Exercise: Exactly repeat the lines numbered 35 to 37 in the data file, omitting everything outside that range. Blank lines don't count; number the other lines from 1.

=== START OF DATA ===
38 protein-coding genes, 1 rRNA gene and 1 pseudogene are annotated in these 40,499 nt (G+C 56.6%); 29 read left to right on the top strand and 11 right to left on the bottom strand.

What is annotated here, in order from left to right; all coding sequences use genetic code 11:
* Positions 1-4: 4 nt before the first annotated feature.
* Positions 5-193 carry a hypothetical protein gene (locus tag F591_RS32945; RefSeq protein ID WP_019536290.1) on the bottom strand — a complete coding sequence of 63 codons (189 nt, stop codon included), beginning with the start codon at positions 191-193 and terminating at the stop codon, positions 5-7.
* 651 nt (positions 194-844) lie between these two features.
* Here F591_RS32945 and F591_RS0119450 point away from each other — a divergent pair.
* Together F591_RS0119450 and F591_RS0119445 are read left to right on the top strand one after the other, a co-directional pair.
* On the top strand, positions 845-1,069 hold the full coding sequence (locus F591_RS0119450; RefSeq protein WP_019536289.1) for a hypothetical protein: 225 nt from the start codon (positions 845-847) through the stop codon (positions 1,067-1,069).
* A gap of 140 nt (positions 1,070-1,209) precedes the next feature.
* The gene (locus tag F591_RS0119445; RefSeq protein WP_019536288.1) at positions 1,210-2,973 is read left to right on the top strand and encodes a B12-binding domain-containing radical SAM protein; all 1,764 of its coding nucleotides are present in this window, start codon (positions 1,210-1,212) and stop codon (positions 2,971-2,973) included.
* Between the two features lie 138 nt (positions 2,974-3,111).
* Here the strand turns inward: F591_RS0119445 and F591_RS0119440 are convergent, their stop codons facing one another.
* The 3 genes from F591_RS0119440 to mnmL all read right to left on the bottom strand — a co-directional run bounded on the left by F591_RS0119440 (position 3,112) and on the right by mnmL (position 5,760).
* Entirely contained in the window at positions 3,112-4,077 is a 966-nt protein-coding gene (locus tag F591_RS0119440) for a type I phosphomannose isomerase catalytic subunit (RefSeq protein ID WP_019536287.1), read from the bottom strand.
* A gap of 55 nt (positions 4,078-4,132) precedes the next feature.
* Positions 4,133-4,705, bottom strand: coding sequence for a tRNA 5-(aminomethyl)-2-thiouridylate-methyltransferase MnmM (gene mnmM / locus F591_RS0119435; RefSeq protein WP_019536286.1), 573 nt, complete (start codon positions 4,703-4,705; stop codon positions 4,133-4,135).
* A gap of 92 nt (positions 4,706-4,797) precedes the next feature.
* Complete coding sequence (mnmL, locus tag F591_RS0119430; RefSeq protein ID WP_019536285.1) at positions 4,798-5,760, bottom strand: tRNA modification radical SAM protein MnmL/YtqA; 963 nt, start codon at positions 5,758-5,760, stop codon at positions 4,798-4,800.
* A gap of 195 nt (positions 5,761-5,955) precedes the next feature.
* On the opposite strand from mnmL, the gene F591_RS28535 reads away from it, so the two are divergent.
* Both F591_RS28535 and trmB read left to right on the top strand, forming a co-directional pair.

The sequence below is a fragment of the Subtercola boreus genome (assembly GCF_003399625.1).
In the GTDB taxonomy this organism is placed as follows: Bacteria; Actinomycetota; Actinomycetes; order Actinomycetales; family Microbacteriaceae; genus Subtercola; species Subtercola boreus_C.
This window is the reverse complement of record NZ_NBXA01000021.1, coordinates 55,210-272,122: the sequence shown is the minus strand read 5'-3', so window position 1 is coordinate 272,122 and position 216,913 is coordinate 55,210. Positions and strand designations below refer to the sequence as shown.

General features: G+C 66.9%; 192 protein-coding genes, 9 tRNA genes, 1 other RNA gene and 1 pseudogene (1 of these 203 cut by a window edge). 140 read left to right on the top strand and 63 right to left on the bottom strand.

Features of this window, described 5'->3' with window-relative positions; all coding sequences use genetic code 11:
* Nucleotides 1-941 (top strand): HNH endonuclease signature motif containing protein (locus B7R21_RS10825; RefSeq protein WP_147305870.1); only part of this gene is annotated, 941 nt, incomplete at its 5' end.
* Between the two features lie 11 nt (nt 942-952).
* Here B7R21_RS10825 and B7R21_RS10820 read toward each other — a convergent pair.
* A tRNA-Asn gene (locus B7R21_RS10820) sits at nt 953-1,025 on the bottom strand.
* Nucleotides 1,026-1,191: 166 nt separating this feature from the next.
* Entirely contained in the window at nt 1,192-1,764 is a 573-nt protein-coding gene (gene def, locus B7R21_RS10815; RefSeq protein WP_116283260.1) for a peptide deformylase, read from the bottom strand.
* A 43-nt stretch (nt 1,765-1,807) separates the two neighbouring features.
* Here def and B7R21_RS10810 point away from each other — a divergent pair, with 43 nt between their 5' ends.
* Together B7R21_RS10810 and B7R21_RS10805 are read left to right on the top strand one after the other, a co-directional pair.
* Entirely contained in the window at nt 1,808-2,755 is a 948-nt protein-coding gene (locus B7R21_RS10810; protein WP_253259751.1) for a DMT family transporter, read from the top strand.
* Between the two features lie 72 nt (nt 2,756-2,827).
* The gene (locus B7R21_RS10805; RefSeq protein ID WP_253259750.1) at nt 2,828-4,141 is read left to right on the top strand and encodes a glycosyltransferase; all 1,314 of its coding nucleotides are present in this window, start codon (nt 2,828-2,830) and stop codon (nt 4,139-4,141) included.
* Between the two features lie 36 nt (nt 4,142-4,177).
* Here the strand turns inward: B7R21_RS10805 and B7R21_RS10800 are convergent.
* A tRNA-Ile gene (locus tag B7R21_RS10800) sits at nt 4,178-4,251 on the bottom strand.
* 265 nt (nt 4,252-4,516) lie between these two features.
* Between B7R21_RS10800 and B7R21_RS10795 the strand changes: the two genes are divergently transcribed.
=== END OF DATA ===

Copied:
* Together B7R21_RS10810 and B7R21_RS10805 are read left to right on the top strand one after the other, a co-directional pair.
* Entirely contained in the window at nt 1,808-2,755 is a 948-nt protein-coding gene (locus B7R21_RS10810; protein WP_253259751.1) for a DMT family transporter, read from the top strand.
* Between the two features lie 72 nt (nt 2,756-2,827).